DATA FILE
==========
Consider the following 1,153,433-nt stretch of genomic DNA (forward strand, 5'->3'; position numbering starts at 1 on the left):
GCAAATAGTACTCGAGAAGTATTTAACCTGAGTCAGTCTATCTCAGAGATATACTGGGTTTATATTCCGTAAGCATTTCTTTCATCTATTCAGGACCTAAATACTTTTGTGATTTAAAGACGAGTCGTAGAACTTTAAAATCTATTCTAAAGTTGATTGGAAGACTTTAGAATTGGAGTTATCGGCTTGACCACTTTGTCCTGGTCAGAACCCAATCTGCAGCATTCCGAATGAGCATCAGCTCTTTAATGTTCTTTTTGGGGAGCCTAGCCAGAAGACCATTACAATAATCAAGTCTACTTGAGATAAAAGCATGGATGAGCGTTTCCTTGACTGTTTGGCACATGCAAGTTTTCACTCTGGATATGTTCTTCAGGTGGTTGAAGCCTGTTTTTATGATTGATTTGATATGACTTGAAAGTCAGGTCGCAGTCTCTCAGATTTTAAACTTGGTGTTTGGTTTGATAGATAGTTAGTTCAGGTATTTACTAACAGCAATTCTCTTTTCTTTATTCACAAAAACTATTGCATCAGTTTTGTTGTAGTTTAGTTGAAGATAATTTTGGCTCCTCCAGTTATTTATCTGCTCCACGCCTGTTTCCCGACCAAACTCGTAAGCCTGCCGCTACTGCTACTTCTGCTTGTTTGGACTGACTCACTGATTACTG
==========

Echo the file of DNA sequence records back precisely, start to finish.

Consider the following 1,153,433-nt stretch of genomic DNA (forward strand, 5'->3'; position numbering starts at 1 on the left):
GCAAATAGTACTCGAGAAGTATTTAACCTGAGTCAGTCTATCTCAGAGATATACTGGGTTTATATTCCGTAAGCATTTCTTTCATCTATTCAGGACCTAAATACTTTTGTGATTTAAAGACGAGTCGTAGAACTTTAAAATCTATTCTAAAGTTGATTGGAAGACTTTAGAATTGGAGTTATCGGCTTGACCACTTTGTCCTGGTCAGAACCCAATCTGCAGCATTCCGAATGAGCATCAGCTCTTTAATGTTCTTTTTGGGGAGCCTAGCCAGAAGACCATTACAATAATCAAGTCTACTTGAGATAAAAGCATGGATGAGCGTTTCCTTGACTGTTTGGCACATGCAAGTTTTCACTCTGGATATGTTCTTCAGGTGGTTGAAGCCTGTTTTTATGATTGATTTGATATGACTTGAAAGTCAGGTCGCAGTCTCTCAGATTTTAAACTTGGTGTTTGGTTTGATAGATAGTTAGTTCAGGTATTTACTAACAGCAATTCTCTTTTCTTTATTCACAAAAACTATTGCATCAGTTTTGTTGTAGTTTAGTTGAAGATAATTTTGGCTCCTCCAGTTATTTATCTGCTCCACGCCTGTTTCCCGACCAAACTCGTAAGCCTGCCGCTACTGCTACTTCTGCTTGTTTGGACTGACTCACTGATTACTG